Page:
The choreography borrows significantly from Graham's 1930 visit to the American Southwest. She was astonished particularly by the religious imagery she found there, an amalgam of Spanish Catholicism and the indigenous religions of the Native American pueblo. The stylized portraits on mural walls and whitewashed missions answered her own iconic statements in dance. Each section captures the generalized progression of religious observance within a community, beginning with the interpretive poses of adoration ("Hymn to the Virgin"), the funerary spectacle of mourning ("Crucifixus"), and ultimately resurrection ("Hosanna").
The celebrants share a quiet intensity, stepping out in silence at the beginning of each section with their elbows protracted. They strike hieratic gestures, join in a chorus circle, or kneel suppliantly. Their movements carry the brittleness of sun-baked adobe figurines. In the ensemble patterns, Graham realizes the windswept geometries of desert mesas.
When first performed at the Craig Theater, "Primitive Mysteries" earned Graham breakthrough acclaim. It remains one of her most impressive works, reducing phrases to their bare essentials. A high-stepping walk in "Crucifixus" describes every bone in the dancer's foot as she leans back, flexes, and points, before tumbling forward in a seesawing motion that suggests the opening and closing of flamenco fans.
Horst's score, stark and percussive, swells with chord progressions that resound along the major scale with the devotional hymns of the psalmist. It was performed live by the Martha Graham Orchestra, under the baton of musical director and conductor Aaron Sherber, who is also responsible for digging up the work in the stacks of the Library of Congress. I only hope a recording will be made available soon to the public.
In "Cave of the Heart," Fang-Yeu Sheu made a blood-curdling debut as the sorceress Medea, a role perfected in recent years by Terese Capucilli. The story of her betrayal at the hands of the adventurer Jason, who spurns her for the Princess of Corinth, is captured in a tense walk across the stage: She locks arms with Jason, pacing backwards, while the Princess hangs between them, as from parallel bars.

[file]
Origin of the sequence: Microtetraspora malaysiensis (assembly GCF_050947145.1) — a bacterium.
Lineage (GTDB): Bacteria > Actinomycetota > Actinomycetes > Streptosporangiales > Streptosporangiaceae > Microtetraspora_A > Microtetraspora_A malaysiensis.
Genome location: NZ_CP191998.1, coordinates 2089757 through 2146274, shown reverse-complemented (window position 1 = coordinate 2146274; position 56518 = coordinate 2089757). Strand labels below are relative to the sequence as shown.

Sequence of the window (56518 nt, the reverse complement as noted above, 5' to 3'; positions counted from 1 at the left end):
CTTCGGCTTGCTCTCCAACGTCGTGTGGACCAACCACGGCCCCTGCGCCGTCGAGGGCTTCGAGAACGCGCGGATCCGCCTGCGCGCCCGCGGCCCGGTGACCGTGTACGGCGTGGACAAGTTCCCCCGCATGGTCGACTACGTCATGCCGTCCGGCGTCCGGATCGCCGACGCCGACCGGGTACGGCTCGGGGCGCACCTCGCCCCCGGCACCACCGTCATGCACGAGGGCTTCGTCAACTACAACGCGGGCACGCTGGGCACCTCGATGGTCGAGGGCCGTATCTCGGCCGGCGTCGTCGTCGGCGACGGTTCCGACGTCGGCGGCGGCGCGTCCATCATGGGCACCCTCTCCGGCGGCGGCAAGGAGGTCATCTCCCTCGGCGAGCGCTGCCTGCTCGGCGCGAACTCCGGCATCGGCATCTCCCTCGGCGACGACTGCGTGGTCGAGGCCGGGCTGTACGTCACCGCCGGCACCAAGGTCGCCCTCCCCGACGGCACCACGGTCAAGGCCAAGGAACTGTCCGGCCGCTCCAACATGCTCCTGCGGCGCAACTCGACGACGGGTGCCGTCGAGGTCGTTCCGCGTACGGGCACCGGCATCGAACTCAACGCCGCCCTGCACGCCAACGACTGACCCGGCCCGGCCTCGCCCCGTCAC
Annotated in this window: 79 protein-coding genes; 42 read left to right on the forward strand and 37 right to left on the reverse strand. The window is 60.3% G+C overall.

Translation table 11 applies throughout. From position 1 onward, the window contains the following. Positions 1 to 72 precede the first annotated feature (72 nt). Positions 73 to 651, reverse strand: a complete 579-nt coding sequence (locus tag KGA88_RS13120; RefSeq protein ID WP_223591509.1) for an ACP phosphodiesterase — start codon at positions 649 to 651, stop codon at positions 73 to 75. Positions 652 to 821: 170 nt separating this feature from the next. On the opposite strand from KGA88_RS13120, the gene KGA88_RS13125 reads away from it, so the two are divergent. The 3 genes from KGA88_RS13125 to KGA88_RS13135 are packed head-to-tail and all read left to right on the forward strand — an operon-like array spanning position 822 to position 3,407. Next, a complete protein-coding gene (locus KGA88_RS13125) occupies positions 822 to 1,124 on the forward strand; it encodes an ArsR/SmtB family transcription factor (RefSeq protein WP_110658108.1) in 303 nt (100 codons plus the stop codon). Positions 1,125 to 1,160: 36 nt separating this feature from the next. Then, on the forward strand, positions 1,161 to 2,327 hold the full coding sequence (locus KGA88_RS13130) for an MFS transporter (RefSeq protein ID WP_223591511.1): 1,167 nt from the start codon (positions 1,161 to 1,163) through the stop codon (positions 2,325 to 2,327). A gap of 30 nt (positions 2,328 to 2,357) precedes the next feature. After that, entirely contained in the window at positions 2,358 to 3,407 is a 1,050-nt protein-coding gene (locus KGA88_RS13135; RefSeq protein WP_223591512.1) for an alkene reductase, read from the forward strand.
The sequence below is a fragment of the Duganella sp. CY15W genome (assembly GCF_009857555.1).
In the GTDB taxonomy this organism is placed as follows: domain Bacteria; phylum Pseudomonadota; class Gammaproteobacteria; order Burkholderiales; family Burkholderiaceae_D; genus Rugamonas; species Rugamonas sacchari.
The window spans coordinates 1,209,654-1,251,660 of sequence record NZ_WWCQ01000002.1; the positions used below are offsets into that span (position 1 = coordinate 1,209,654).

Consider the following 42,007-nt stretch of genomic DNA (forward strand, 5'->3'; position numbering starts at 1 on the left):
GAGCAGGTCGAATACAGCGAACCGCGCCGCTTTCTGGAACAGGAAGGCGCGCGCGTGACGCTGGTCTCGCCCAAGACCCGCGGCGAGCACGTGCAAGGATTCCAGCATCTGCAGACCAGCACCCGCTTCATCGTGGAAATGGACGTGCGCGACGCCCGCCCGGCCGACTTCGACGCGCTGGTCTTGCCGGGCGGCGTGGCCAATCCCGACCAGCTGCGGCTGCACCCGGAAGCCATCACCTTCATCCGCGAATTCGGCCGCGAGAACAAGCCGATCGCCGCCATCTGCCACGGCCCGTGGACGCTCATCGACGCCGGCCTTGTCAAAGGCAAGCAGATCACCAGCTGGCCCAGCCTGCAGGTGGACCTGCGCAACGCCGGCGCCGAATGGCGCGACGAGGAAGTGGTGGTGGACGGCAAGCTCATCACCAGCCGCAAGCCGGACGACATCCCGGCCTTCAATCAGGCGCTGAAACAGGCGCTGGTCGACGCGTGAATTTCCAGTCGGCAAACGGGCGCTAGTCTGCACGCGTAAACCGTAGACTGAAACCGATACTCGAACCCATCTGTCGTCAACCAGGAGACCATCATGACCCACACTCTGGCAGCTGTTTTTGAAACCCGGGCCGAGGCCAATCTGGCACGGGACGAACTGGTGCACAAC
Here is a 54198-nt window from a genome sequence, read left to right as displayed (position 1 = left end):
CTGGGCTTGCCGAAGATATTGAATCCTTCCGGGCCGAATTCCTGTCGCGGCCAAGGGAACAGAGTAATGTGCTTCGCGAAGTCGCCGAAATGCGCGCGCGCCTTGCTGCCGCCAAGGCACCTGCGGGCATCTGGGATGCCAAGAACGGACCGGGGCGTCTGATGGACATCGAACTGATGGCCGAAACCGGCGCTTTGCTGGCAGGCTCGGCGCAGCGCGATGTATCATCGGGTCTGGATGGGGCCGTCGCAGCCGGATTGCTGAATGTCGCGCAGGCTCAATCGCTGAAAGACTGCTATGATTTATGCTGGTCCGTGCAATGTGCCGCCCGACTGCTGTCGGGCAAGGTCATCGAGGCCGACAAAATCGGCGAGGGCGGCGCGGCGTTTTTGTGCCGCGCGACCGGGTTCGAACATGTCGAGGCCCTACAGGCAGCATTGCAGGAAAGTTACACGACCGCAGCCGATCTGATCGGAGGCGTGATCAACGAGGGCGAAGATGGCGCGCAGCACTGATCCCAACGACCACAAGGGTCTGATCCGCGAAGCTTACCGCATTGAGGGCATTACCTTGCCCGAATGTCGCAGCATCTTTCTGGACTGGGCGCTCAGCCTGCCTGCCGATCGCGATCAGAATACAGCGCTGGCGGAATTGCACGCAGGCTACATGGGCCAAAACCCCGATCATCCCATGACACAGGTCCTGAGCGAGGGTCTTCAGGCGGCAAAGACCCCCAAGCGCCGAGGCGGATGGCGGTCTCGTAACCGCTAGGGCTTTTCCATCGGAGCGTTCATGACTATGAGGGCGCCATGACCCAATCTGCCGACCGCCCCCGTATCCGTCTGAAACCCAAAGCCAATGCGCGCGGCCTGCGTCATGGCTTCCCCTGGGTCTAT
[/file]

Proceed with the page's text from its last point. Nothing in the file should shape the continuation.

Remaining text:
Martin Lofsnes, new to the role of Jason, mustered all the brawny pride he could, plodding flat-footed in his solo around Noguchi's set, which resembles the Greek islands. He commands the water with broad strokes of his arms, crouching mightily inside an invisible hull, completely unaware of what's coming. Ms. Sheu's lust for vengeance is brought off chillingly. She shakes violently, coughing up a red ribbon that presages the doom of her own blood relatives.
On quite another note, "Appalachian Spring" delighted the audience with seasoned performances by Tadej Brdnik (the Husbandman), Katherine Crockett (Pioneering Woman), and Christophe Jeannot (the Revivalist). Aaron Copland's score, aka "Ballet for Martha," murmured fatefully the Shaker melody "Simple Gifts." In this fable of American homesteading, Miki Orihara compellingly plays the Bride.
In a violet dress, she skips through her solo, cheerfully managing the household and giving orders. Later, enduring loneliness on the prairie, she seeks consolation from the puritanical preacher. Despairing, she rolls up and down the porch steps, before settling upright and resigned, nursing another baby.
Program "C" will be performed again April 14 at 7:30 p.m.; Program "B" will be performed again April 13 at 7:30 p.m., April 15 at 8 p.m., and April 17 at 2 p.m. (130 W. 56th Street, between Sixth and Seventh Avenues, 212-581-1212).